Zombie breathing patterns
“Over the oxygen supply of the body, carbon dioxide spreads its protective wings.”
Johannes Friedrich Miescher, MD, 1885
Most cursorial animals rely on ‘panting’ to thermoregulate during exercise, but humans have adopted a more efficient ‘sweating strategy’. This physiological adaptation underpins the phenomenon of the ‘persistence hunt’ and the ‘endurance-running hypothesis’. Exaggerated breathing behaviour known as ‘hyperventilation’ or ‘overbreathing’ (fig 1) is a sign of physiological stress and a classic symptom of Over Training Syndrome (OTS). All aspects of OTS have biological, psychological and social influences that need to be considered, but the act of ‘breathing’ is a biomechanical behaviour that can be COACHED.
Maintaining adequate oxygen delivery to the cells is essential to human health, particularly for the brain, which requires consistent delivery of both glucose and oxygen to function properly (see zombie runners post). Numerous physiological systems are involved in supporting oxygen homeostasis, but one of the most crucial (and the most misunderstood) is the level of carbon dioxide (CO2) produced by oxidative activity of the cells (fig 2) and maintained in extra-cellular fluid and blood. The amount of CO2 in solution in the blood (carbonic acid) influences the acidity (pH) of the blood; the pH and temperature of the blood in turn affects the affinity of haemoglobin for oxygen and it’s ability to release oxygen to tissues and cells (dissociation) (fig 3). Hyperventilating or ‘overbreathing’ reduces carbonic acid in the blood, creating a higher pH (alkalinity), increasing the affinity of haemoglobin for oxygen and reducing it’s ability to dissociate and release oxygen to the cells.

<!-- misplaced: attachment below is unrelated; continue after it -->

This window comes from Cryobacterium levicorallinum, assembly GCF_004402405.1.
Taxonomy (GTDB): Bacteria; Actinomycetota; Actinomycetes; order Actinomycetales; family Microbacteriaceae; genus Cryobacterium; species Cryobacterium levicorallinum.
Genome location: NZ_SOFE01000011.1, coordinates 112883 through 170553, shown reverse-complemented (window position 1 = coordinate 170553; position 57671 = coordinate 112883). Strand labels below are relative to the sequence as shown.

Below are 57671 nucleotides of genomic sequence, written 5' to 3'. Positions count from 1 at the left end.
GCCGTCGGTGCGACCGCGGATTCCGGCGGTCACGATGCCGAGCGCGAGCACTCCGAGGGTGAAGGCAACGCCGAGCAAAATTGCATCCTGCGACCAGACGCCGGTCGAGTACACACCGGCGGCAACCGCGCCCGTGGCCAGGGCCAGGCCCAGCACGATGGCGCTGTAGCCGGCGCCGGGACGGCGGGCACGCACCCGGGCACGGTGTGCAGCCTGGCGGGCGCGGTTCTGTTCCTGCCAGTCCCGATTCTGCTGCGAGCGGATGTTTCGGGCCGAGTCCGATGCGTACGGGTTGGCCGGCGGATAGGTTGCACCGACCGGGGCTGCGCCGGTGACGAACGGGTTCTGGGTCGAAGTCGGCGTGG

High pH increases the affinity of haemoglobin for oxygen and reduces dissociation (release to tissues)
Low temperatures have the same effect (see zombie diet post)
Hyperventilation in otherwise healthy runners is symptomatic of metabolic acidosis from prolonged fasting or low-carbohydrate dieting, OR a habitual-faulty breathing pattern due to chronic stress (sympathetic dominance) and poor biomechanics (fig 4).
BTR considers the ‘skill’ of breathing to be as important as the skill of running and is a fundamental part of the ‘Bulletproof Runner’ system.
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